Origin stories and prequels are commonplace among comic book properties, and it’s no surprise that Batman’s world is finally getting both in the live-action Fox TV series Gotham. But rather than focus on the early days of the hero in cape and cowl, the show decides to go back even further and focus on the aftermath of the murder of Thomas and Martha Wayne, and the rising career of Jim Gordon through the Gotham City Police Department.
Gotham is more Training Day than Batman Begins, and finds its best moments with the relationship between Detective Jim Gordon (Ben McKenzie) and his new partner/mentor Detective Harvey Bullock (Donal Logue) as they get drawn into the search for the Wayne’s killer, even crossing paths with the young Bruce Wayne. The pilot episode is full of cameos from Batman’s rogue’s gallery, and most are handled with interesting interpretations and great care.
The best of which is the future Penguin, Oswald Cobblepot, played with creepy flare by Robin Lord Taylor as he connives his way up the criminal ladder under the leadership of the appropriately named Fish Mooney (Jada Pinkett-Smith). The duo are the primary antagonists in the pilot episode and have some great scenery-chewing performances that provide a good portion of the fun of the episode. By episode’s end, Cobblepot’s psychotic nature is on full display and left me extremely interested to see where the character goes in subsequent episodes.
While this isn’t a full-on “Batman” show, you do get a fair share of Bruce Wayne (David Mazouz) and faithful butler Alfred Pennyworth (Sean Pertwee). Much to my relief, Bruce is not portrayed as a whiney, petulant little kid and is given a surprising amount of confidence and darkness that perfectly suit the true nature of the character. Pertwee’s Alfred is also a scene-stealer and is more of the militant, strong-willed soldier seen in recent adaptations like the animated Beware the Batman series or the Geoff Johns-penned graphic novel Batman: Earth One.
Some of my biggest concerns going into the first episode were how the huge cast of characters would be handled, including Selina Kyle/Catwoman (the Michelle Pfeiffer dead-ringer Camren Bicondova) and Edward Nygma/The Riddler (Cory Michael Smith) intersecting so early in their lives and development. Bruno Heller’s pilot script quite deftly weaves everyone together in subtle, believable ways establishing that these characters exist in the world, but aren’t interacting (as of yet) with the greater portion of the cast. In particular, Kyle and Nygma are reduced to cameos in the pilot episode and it works in the show’s favor.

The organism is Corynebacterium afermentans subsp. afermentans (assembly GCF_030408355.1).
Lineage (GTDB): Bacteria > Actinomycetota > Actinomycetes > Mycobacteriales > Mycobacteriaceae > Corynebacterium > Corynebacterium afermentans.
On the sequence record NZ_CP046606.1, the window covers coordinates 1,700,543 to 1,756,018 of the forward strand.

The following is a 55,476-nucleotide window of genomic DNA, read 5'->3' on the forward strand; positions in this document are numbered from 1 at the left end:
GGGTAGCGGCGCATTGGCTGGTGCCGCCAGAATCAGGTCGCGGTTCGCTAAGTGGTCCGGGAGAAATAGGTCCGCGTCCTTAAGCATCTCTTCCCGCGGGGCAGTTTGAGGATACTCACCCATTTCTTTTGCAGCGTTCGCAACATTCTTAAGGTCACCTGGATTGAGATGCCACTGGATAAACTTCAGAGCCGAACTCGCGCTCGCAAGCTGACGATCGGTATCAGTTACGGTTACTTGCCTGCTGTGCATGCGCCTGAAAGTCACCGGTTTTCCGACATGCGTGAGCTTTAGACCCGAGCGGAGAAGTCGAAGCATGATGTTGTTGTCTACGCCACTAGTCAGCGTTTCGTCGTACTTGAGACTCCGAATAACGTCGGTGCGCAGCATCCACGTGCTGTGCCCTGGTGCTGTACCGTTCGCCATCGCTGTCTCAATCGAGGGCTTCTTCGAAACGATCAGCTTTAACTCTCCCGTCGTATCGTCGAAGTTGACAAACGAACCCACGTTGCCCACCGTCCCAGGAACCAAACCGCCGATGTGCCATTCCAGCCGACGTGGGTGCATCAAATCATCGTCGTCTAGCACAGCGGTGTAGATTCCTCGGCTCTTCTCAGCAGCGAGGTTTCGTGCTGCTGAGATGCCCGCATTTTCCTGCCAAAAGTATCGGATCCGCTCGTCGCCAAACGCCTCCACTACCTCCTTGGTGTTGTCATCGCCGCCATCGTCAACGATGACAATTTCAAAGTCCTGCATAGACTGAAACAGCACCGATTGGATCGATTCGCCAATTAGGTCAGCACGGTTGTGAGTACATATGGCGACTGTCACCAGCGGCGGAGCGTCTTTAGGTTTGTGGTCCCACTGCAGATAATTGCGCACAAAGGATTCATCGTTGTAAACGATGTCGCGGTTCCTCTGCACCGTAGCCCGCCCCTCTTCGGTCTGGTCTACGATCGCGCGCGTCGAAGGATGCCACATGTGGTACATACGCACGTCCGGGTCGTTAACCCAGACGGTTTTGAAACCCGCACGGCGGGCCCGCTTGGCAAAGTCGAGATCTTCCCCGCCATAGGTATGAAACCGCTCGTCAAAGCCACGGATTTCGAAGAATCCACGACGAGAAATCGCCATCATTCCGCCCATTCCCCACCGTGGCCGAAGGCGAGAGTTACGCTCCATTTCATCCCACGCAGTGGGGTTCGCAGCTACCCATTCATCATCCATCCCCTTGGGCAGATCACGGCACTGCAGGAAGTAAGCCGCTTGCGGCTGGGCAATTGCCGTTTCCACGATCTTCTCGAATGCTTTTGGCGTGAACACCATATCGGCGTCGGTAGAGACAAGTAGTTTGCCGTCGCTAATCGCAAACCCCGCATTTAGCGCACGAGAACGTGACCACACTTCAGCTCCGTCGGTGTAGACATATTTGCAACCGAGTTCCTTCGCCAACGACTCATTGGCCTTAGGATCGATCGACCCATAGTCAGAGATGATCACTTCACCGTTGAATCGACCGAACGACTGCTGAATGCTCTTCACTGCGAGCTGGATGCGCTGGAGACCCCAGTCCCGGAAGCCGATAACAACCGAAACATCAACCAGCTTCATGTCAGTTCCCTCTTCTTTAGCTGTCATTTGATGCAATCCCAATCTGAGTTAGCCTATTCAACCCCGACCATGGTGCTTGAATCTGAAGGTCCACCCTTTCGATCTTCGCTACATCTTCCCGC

Not everything works on Gotham, and some of the directing choices by Danny Cannon – including an out-of-place use of a GoPro camera during a chase sequence and weird mix of musical choices – left me scratching my head at points. The pilot has some pacing issues and the storyline involving Gordon’s love interest Barbara McKean (Erin Richards) had to be established, but also provide much of the slower yawn-inducing moments.
The show’s debut is still a strong enough showing though, and as long as viewers taper expectations of seeing a straightforward Batman show, they should find themselves intrigued by the gritty crime world of Gotham.
After viewing the pilot episode, I’m still not sold that the show has enough long-term legs to keep the story interesting without just completely embracing contrivances to bring Batman characters together in ridiculous coincidental circumstances. But if nothing else, the pilot sets up a lush, fascinating world that has had me counting the days until the second episode airs, since my long wait after initially viewing the pilot at Comic-Con 2014.